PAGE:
By Fauzia Erfan Ahmed, SAI Research Affiliate, Jyotsana Parajuli, and Anna-Lucia Feldman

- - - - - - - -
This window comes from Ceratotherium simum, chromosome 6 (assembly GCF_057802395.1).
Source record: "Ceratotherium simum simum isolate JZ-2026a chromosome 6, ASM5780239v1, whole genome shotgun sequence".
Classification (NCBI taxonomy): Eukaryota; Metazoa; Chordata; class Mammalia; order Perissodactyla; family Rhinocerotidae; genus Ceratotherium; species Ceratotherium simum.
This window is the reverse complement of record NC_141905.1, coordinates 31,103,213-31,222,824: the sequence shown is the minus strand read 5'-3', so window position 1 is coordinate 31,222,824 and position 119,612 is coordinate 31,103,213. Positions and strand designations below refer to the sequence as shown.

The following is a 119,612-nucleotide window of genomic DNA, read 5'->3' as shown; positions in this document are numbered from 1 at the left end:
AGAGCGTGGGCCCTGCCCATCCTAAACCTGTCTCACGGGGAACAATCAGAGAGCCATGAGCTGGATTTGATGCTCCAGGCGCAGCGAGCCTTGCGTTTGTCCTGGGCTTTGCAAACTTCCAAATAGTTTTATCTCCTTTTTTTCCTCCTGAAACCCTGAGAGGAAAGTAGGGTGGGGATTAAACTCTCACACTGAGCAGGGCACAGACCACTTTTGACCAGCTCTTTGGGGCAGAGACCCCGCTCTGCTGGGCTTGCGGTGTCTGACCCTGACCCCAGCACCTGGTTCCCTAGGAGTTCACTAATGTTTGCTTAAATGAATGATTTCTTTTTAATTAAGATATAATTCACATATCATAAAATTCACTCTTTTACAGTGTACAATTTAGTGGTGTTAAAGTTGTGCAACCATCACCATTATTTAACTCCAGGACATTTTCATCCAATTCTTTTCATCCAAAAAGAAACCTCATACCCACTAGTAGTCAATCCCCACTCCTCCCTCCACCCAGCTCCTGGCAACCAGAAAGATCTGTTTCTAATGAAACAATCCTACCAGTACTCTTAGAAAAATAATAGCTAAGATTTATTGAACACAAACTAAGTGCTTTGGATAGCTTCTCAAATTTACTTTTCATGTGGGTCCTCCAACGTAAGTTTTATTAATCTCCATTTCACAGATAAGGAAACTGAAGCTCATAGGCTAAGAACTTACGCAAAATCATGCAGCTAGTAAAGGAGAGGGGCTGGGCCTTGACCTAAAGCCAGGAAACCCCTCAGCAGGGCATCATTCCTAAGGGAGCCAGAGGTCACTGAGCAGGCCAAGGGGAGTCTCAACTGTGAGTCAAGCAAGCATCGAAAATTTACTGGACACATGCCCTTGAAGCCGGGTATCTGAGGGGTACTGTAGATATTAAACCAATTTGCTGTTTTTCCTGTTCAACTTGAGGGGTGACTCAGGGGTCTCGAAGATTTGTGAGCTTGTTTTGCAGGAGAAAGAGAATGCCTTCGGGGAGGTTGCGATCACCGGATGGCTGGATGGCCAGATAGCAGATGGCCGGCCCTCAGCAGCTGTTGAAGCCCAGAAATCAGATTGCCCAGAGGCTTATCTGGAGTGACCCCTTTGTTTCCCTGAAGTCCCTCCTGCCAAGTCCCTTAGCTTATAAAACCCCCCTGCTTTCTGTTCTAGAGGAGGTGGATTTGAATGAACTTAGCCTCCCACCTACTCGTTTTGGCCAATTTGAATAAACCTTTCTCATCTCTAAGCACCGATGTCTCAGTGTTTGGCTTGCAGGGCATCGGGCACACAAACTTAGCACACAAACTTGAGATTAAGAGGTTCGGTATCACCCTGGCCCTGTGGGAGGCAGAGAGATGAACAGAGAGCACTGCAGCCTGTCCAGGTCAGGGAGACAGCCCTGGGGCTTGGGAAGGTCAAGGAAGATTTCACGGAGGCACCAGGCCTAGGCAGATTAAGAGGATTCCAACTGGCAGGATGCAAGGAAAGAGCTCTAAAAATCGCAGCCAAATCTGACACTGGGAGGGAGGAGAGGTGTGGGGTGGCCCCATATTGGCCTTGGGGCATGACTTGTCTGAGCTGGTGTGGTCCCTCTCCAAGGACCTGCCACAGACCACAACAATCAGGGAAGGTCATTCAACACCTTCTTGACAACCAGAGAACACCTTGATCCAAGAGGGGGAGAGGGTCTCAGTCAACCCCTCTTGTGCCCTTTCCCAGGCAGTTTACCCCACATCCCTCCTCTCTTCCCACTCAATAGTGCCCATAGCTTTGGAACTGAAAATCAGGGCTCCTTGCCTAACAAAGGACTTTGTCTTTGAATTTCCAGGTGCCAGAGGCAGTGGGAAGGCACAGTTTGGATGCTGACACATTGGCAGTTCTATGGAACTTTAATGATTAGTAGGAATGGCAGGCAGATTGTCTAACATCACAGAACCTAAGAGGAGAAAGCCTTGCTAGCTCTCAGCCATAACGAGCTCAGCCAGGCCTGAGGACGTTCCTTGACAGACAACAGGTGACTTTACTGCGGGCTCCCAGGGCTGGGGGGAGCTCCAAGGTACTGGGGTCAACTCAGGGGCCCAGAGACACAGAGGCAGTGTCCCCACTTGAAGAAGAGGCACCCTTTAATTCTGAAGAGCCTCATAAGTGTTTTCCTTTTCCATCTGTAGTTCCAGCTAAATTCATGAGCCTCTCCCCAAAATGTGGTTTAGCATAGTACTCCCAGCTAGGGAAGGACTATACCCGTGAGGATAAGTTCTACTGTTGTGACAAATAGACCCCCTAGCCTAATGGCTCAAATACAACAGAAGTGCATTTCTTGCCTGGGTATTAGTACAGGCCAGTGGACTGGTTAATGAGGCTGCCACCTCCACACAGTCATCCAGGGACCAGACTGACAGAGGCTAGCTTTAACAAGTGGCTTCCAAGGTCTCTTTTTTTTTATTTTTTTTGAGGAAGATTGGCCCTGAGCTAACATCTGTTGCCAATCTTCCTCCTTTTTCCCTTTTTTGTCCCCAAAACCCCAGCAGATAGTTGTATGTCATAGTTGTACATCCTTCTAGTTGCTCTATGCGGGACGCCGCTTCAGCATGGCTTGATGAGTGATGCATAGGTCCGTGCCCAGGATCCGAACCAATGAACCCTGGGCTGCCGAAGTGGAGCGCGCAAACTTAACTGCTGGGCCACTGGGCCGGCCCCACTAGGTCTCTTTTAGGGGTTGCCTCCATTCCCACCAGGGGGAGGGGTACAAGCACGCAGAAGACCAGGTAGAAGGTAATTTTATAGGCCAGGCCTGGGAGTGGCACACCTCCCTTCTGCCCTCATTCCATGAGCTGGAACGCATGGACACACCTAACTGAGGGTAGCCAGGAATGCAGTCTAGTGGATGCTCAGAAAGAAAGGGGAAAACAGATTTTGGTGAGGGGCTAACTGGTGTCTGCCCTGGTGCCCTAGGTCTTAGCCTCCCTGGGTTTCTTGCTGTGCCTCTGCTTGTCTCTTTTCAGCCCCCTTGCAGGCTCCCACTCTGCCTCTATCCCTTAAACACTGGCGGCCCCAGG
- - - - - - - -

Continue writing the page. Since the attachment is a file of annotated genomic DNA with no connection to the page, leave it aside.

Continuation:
Although feminist endeavors have succeeded in legal reforms that criminalize gender-based violence in India and Bangladesh, it remains a pervasive obstacle to gender equality for women. Sociocultural norms, which legitimize violence against women, are a major reason. The authors argue that reform of traditional informal justice systems, which reaffirm these patriarchal norms, need to be the central focus of feminist research. This working paper explores the literature on two such innovations that aim to provide social justice for low-income women who are survivors of domestic violence: the NGO (Non Governmental Organization)-reformed shalish, which includes women jurors in Bangladesh, and the nari adalat or women’s courts, established by the Mahila Samakhya Program in India. The units of comparison are government affiliation; mediation or arbitration practices; types of disputes; and jury composition. The differences between these two feminist alternate dispute resolution bodies reveals arenas where lessons can be learned. They highlight the advantages and disadvantages of state versus NGO feminism; peer mediator versus upper class mediator; and all-female jury versus mixed-gender jury. In conclusion, the authors recommend that these feminist informal justice systems include communal harmony in their philosophy and conduct proactive outreach so that women, who have been subject to communal violence, can also be petitioners.